Congressional hearings began today over the Stop Online Piracy Act (SOPA), which would allow “prosecutors [to] seek court orders requiring U.S. Internet-service providers, search engines, payment processors and ad networks to block or cease business with websites linked to online piracy,” according to Business Week.
This bill would grant private enterprise unprecedented legal authority to censor a website through a variety of different methods. Not only would an enterprise be able to outright block any website linking to infringing content, it would have power to almost completely remove it from the Internet.
The government will have effectively imposed the will of corporate media interests upon a thriving tech industry by forcing potentially innocent sites to shut down, all without even formally pressing charges.
The bill was first introduced Oct. 26th by House judiciary committee chairman Lamar Smith (R-Texas), along with ranking member John Conyers, (D-Mich.), Reps. Bob Goodlatte (R-Va.) and Howard Berman (D-Ca.) and was designed to target only foreign “rogue websites” that linked to pirated content and did not comply with U.S. law.
But because of the bill’s vague provisions and language, social media sites like Facebook, Twitter and Tumblr could be caught in the crosshairs and become subject to legal action.
Should SOPA pass, any content holder — from the Motion Picture Association of America all the way down to independent artists — could issue a claim requesting service providers to halt any action supporting a website suspected of hosting protected intellectual property.
The claim could be sent to a number of different providers that affect a site’s business: payment processors such as Mastercard or Paypal, advertisers that represent a large chunk of site revenue, actual Internet service providers such as Time Warner, and the complaining content holder could even request that search engines remove any links to the accused site.
This level of censorship is absolutely unprecedented in the United States, and the fact that any of these measures can be taken without a shred of due process should not be taken lightly.
Once the claim has been issued, providers would have five days to cease business with the accused site or face the possibility of a lawsuit; if they comply, they will receive full immunity from any further prosecution. This measure would propel most providers to concede, and given the short amount of time to respond, it would cut off resources to the entirety of a site instead of just the portion suspected of infringement.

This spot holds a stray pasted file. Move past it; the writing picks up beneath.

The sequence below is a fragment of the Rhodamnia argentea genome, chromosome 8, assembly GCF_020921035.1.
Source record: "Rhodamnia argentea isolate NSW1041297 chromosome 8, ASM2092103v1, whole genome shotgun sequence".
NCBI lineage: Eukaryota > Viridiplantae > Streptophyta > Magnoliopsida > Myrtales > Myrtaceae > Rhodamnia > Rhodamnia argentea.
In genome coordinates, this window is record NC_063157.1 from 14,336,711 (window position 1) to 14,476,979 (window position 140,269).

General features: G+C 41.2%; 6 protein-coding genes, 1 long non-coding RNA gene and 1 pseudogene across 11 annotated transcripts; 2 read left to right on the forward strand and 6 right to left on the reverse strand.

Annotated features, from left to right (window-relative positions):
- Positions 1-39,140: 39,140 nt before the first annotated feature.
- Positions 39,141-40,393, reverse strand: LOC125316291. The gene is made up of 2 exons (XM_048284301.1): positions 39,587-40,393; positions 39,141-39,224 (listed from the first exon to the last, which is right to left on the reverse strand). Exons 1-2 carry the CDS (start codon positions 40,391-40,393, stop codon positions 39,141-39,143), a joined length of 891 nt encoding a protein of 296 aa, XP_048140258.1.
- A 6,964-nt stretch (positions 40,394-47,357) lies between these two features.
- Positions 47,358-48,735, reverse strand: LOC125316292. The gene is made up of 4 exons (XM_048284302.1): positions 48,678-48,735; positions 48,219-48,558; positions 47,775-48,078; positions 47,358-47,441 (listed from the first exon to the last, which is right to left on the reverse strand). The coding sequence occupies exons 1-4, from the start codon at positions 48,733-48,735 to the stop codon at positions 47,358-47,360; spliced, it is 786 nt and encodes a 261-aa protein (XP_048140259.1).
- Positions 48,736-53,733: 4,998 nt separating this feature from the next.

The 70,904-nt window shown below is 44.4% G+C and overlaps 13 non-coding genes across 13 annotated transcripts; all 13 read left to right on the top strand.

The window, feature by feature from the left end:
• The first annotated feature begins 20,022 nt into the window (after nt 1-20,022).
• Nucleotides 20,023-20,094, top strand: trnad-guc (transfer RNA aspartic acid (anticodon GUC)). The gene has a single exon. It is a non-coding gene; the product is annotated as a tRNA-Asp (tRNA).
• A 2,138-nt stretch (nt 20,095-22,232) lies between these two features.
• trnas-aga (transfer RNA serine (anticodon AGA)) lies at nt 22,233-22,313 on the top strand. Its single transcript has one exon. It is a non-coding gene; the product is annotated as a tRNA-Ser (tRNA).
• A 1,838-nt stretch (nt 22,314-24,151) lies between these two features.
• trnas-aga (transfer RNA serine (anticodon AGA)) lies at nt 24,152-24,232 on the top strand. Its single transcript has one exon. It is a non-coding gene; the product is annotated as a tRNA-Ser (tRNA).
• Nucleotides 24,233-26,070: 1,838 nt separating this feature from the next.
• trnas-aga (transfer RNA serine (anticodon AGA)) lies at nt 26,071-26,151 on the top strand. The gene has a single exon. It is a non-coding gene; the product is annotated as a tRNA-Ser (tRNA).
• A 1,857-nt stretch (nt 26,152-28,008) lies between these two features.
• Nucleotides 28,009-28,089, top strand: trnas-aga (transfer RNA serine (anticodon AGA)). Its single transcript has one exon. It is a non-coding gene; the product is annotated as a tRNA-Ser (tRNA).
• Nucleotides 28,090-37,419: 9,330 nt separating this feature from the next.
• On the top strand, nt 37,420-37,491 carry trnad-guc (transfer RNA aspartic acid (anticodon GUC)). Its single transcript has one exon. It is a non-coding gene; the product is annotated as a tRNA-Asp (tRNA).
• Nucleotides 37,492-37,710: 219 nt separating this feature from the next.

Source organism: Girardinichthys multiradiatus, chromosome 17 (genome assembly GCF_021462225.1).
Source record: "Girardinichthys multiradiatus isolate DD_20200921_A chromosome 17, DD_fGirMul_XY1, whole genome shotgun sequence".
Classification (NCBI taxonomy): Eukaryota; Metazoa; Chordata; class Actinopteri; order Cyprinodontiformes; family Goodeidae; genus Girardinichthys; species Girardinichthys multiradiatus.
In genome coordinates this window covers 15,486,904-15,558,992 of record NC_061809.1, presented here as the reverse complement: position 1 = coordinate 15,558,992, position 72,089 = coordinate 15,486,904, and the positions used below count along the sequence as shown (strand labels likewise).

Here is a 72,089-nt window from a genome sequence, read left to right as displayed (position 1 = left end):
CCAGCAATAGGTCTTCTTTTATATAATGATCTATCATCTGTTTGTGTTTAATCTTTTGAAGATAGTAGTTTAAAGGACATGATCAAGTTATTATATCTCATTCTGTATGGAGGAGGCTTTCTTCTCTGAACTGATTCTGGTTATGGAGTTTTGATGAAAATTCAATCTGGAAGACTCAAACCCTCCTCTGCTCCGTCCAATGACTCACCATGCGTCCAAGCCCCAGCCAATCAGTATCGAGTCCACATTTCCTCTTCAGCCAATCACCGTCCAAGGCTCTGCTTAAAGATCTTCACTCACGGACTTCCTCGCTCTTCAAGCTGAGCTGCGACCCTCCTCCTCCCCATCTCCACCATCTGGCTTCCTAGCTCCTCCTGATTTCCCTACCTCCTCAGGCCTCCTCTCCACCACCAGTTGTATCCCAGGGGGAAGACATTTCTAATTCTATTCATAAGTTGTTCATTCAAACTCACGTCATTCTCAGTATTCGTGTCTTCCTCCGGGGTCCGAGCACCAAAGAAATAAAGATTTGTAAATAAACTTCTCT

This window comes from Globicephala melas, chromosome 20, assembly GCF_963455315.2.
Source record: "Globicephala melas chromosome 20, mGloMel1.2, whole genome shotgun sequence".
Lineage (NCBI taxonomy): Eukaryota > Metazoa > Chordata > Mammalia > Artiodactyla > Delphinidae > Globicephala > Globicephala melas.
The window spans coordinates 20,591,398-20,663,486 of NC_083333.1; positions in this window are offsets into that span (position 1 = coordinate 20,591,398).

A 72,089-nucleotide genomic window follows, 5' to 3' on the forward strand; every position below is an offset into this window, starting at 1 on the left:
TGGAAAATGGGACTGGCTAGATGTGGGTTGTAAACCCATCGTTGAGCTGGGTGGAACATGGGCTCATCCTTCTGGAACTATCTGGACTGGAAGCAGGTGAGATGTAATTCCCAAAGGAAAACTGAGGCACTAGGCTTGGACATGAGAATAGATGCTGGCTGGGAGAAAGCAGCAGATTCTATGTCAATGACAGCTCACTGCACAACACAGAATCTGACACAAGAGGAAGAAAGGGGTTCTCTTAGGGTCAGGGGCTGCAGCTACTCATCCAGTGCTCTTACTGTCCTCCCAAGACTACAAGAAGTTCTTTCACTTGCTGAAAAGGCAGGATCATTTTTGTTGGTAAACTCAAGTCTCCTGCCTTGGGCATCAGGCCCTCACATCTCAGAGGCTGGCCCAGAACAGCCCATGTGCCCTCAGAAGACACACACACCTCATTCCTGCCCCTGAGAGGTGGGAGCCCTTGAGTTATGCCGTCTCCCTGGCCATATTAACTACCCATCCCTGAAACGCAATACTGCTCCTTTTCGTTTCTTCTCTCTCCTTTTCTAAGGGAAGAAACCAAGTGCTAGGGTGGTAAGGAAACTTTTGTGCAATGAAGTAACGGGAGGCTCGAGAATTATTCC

Preventing a site from advertising or processing necessary payments would place it in an economic submission, so firm compliance would practically be mandatory. The government will have effectively imposed the will of corporate media interests upon a thriving tech industry by forcing potentially innocent sites to change or shut down, all without formally pressing charges — let alone gaining a conviction.
The video below, created by the coalition responsible for American Censorship Day, illustrates a brief overview of Protect-IP, a similar bill that was passed in the Senate earlier in the year but ultimately put on hold:
Meanwhile, tech giants including Google, Yahoo, eBay, Facebook and Twitter have joined forces (yes, Google and Facebook are for the moment, ahem, "friends") and written a letter of opposition to key members in the House, stating, “We are concerned that these measures pose a serious risk to our industry’s continued track record of innovation and job-creation, as well as to our Nation’s cybersecurity.”
A primary motivation for lobbyists supporting the bill has been job preservation. They fear piracy is affecting their clients’ ability to provide jobs for content creators. But according to a recent McKinsey & Company study, the Internet and tech industry have been powerful catalysts for job creation, providing 2.6 jobs for every one destroyed. This raises the point that a bill like SOPA could stifle job growth in the tech industry and discourage entrepreneurs from pursuing potential start-ups.
The outcome of these hearings could have implications influencing the direction of the Internet and the way content is distributed digitally across the globe
What it means for the average user
So what exactly does this mean for the average user like me and you? For one, user-submitted content would be much more closely monitored, limiting free speech across the web.
Additionally, the language in the bill is so vague that copyright holders could target video-sharing services like YouTube or Vimeo for allowing home video content that contains copyrighted music in the background, for example.
And instead of simply removing the alleged infringing post or video, service providers would be forced to block access to the site in its entirety, punishing users all across the country for the actions of a few.